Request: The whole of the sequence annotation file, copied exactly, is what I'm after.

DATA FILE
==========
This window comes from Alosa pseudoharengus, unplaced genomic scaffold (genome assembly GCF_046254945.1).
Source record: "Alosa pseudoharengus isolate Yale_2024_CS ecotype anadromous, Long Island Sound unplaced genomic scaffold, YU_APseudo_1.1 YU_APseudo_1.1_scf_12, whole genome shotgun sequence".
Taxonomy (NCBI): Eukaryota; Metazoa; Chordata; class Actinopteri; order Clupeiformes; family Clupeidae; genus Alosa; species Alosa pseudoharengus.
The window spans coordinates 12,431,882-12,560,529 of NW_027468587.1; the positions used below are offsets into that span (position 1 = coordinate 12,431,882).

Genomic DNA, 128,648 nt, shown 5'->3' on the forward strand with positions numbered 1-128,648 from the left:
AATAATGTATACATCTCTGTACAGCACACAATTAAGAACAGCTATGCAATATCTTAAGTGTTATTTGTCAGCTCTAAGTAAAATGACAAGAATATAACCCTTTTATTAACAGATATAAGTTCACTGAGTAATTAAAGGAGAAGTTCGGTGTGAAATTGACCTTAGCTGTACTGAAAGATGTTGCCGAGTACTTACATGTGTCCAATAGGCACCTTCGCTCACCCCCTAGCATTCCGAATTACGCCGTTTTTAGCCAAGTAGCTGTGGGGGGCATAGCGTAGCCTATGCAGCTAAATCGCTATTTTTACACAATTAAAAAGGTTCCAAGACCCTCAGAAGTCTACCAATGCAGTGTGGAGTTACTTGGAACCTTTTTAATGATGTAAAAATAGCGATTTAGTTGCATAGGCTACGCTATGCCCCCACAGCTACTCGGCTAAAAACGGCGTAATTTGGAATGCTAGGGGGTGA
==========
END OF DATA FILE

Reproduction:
This window comes from Alosa pseudoharengus, unplaced genomic scaffold (genome assembly GCF_046254945.1).
Source record: "Alosa pseudoharengus isolate Yale_2024_CS ecotype anadromous, Long Island Sound unplaced genomic scaffold, YU_APseudo_1.1 YU_APseudo_1.1_scf_12, whole genome shotgun sequence".
Taxonomy (NCBI): Eukaryota; Metazoa; Chordata; class Actinopteri; order Clupeiformes; family Clupeidae; genus Alosa; species Alosa pseudoharengus.
The window spans coordinates 12,431,882-12,560,529 of NW_027468587.1; the positions used below are offsets into that span (position 1 = coordinate 12,431,882).

Genomic DNA, 128,648 nt, shown 5'->3' on the forward strand with positions numbered 1-128,648 from the left:
AATAATGTATACATCTCTGTACAGCACACAATTAAGAACAGCTATGCAATATCTTAAGTGTTATTTGTCAGCTCTAAGTAAAATGACAAGAATATAACCCTTTTATTAACAGATATAAGTTCACTGAGTAATTAAAGGAGAAGTTCGGTGTGAAATTGACCTTAGCTGTACTGAAAGATGTTGCCGAGTACTTACATGTGTCCAATAGGCACCTTCGCTCACCCCCTAGCATTCCGAATTACGCCGTTTTTAGCCAAGTAGCTGTGGGGGGCATAGCGTAGCCTATGCAGCTAAATCGCTATTTTTACACAATTAAAAAGGTTCCAAGACCCTCAGAAGTCTACCAATGCAGTGTGGAGTTACTTGGAACCTTTTTAATGATGTAAAAATAGCGATTTAGTTGCATAGGCTACGCTATGCCCCCACAGCTACTCGGCTAAAAACGGCGTAATTTGGAATGCTAGGGGGTGA